In 1973, whilst my wife was stationed at Biggin Hill, we were invited to drinks with the co-pilot - by then a Wg Cdr. When I politely enquired about whose 21st birthday cards were on display on the mantlepiece, he replied that they were his and this was his second celebration of the event! He then explained their significance.


Old Duffer
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Old 10th Oct 2015, 17:45
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I've only just come across this forum and feel obliged to reply even though it is a bit late.

On that fateful day I was in the R.A.F. Police at Akrotiri in a land rover en route to the guardroom with three or four others on board. I did not see the crash but heard it and saw the large pall of smoke as it ignited off the end of the runway in the 'bondu'

We went straight to the scene and were among the first there. Obviously the scene was one of utter devastation with the Victor completely broken up and burning furiously. There were still minor explosions taking place and the sound of shrapnel whistling through the air which I assume was from gas oxygen bottles or the like.

I took charge of the of the bodies of the six poor souls who had been on board all of which were completely burned beyond recognition and there is no doubt that death would have been instantaneous.

Once the bodies had been placed in ambulanced and remove from the scene I played no further pard. I hope this id of interest.
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Old 5th Apr 2017, 14:29
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Victor Crash

Like the previous entry I have only belatedly found this forum. I was a radar fitter doing pre-flight checks on B15 Canberra's of 73 Squadron when I saw the Victor on the runway. I remember the power dropping, then the brake parachute streaming and very quickly being released. The power appeared to increase and it started to lift off but very near to the runway threshold it hit the ground, crashed and burst into flames. As soon as it was possible together with other people from the squadron we walked in a line along the path of the crash. We found some of the bodies which were very badly burned. Unfortunately when I close my eyes I can still them.
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Old 7th Oct 2019, 10:28
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I’m not sure if this is still a live forum. I have read with interest that you were in The RAF police at Akrotiri at the time of the plane crash. I believe that this is the same plane crash my brother attended, he was also in the RAF police. I realise it was many years ago, but do you recall by any chance Colin Cearnes? I do know that he was on the runway soon after the crash and had to help clear away mail etc that had been on board the plane.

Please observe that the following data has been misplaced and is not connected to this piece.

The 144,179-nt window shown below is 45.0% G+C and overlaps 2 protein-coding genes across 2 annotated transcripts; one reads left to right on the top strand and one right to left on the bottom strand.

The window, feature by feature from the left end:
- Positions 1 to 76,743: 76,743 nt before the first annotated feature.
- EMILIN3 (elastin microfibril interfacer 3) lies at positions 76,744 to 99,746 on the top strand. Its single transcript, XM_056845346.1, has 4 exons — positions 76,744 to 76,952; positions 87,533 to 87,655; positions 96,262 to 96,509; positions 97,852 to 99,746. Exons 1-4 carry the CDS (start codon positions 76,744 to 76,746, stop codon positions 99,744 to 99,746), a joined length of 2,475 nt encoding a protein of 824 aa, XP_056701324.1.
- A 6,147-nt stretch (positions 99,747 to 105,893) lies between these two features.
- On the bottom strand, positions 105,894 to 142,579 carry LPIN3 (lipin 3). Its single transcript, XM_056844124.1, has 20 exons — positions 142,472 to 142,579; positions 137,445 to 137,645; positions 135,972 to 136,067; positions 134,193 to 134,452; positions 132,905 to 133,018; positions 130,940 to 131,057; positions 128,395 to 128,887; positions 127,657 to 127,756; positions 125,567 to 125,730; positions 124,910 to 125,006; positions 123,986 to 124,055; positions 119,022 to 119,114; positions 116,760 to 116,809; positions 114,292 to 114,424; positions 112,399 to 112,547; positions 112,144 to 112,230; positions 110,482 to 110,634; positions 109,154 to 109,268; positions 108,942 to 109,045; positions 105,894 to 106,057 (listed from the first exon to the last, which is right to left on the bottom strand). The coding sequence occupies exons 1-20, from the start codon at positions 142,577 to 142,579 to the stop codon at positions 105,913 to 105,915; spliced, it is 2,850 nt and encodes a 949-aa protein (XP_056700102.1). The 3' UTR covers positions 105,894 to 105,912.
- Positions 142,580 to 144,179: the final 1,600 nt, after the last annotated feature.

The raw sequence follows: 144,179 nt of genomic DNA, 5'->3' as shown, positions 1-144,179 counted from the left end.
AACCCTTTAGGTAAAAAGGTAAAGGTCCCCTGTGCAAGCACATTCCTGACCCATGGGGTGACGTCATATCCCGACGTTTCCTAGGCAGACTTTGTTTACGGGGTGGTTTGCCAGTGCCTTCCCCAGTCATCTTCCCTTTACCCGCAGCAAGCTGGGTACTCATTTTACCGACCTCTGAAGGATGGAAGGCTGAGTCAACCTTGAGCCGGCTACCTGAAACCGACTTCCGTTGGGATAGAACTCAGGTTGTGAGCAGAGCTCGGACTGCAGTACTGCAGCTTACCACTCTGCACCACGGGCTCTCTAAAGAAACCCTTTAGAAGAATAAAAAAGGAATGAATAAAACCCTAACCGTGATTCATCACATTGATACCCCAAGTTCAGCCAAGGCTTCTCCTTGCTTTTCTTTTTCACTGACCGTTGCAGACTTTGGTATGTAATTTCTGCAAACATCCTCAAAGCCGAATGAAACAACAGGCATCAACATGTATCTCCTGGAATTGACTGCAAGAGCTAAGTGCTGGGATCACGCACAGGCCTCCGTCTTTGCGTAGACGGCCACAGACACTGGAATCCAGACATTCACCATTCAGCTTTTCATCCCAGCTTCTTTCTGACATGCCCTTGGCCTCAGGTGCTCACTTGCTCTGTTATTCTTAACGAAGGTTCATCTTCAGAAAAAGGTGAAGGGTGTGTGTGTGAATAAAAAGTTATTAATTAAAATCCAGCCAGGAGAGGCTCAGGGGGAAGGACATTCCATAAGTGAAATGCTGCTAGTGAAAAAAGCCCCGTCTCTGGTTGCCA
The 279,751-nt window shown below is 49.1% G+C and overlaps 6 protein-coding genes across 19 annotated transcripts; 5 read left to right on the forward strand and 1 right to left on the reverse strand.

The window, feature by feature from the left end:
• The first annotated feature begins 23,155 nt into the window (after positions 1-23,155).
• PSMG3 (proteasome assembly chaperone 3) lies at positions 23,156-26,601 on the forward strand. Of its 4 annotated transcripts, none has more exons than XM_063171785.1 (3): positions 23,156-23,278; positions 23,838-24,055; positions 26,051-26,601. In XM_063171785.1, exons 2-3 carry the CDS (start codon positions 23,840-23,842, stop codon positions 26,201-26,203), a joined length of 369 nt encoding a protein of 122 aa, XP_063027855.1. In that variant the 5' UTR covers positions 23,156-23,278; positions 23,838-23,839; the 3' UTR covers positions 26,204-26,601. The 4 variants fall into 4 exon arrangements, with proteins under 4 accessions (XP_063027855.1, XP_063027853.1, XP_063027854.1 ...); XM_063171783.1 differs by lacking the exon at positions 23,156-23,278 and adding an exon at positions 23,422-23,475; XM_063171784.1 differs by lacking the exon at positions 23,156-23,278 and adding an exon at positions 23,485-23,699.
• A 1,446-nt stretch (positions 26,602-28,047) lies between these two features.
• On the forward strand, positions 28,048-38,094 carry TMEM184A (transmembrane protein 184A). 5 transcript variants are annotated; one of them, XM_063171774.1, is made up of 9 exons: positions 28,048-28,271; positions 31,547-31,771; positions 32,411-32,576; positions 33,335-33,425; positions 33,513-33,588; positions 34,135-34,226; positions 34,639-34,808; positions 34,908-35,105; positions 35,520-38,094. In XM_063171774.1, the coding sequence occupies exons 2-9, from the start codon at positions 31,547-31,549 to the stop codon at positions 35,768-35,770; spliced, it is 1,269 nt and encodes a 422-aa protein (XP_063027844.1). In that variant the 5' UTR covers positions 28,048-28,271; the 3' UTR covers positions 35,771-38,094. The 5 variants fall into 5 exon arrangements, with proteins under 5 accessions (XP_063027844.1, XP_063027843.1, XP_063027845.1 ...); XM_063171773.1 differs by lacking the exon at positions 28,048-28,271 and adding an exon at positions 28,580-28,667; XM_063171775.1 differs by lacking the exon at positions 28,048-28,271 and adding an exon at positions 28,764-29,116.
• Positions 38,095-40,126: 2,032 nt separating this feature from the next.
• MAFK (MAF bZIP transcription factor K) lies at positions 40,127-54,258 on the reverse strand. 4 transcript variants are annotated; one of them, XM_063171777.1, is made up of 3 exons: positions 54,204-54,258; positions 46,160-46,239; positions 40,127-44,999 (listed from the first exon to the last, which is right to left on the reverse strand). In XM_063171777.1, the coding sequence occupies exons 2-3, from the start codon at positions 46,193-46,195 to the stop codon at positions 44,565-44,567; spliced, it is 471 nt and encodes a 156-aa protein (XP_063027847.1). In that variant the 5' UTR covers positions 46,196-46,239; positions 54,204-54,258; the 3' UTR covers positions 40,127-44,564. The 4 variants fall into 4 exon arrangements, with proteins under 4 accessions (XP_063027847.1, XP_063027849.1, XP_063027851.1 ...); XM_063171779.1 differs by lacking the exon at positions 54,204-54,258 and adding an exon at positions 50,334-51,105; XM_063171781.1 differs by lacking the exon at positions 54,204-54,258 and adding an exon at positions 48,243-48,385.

Many thanks.

Brian C
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Old 21st Apr 2020, 21:00
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XA929

Originally Posted by AllyG113 View Post
Jtbeaky

Thanks for the reply, apologies for the delay, I haven't logged on since! The fact you were burying a cat at the time made me roar with laughter!

I'm in the RAF Myself now, have been since 2002 for my sins. Unfortunately I wasn't clever enough to follow in my grandfathers footsteps and be a Nav! Although I'm thankful now as loads of them have been laid off!

An add on (which I'm sure you are aware of anyway) is that the Co-Pilot (who was actually the more experience of the pilots) banged out when the aircraft was obviously in trouble but obviously the ejection seats aren't designed to be used that close to the ground so he died on impact with the runway. The pilot didn't eject (to his credit) and obviously the guys in the back (my grandfather included) couldn't get out.

Many people wonder why there was in fact 6 people on board when usually there are only 5 crew on board is that this aircraft was on a Lone Ranger mission to the Middle East (RAF Khormaksar, Aden)

The outcome of the inquest was that the Station Commander recommended that the question of monitoring aircraft at the start point as well as on the approach should be examined by the Directorate of Flight Safety. In the meantime, photographs of all V-Bombers and big RAF Transport aircraft in the correct take-off configurations were obtained by RAF Akrotiri for the education of the runway controllers. Whenever possible these aircraft were to be monitored at the start of their take-off run.

Regards

Alison
Hello Alison (AllyG113)

I was a co-pilot on 10 Squadron in 1962. The Akrotiri crash was a couple of weeks after I joined the squadron and made a deep impression.
I have only recently followed this thread. I am a member of the 10 Squadron Association and actively interested in the circumstances of the crash.
I understand that you are related to one of the crew and offer my belated condolences to your family's loss.

Kind regards,

John
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Old 24th Apr 2020, 20:37
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Originally Posted by Rattenj View Post
Hello Alison (AllyG113)

I was a co-pilot on 10 Squadron in 1962. The Akrotiri crash was a couple of weeks after I joined the squadron and made a deep impression.
I have only recently followed this thread. I am a member of the 10 Squadron Association and actively interested in the circumstances of the crash.
I understand that you are related to one of the crew and offer my belated condolences to your family's loss.

Kind regards,

John
Alison's grandfather was one of the navs.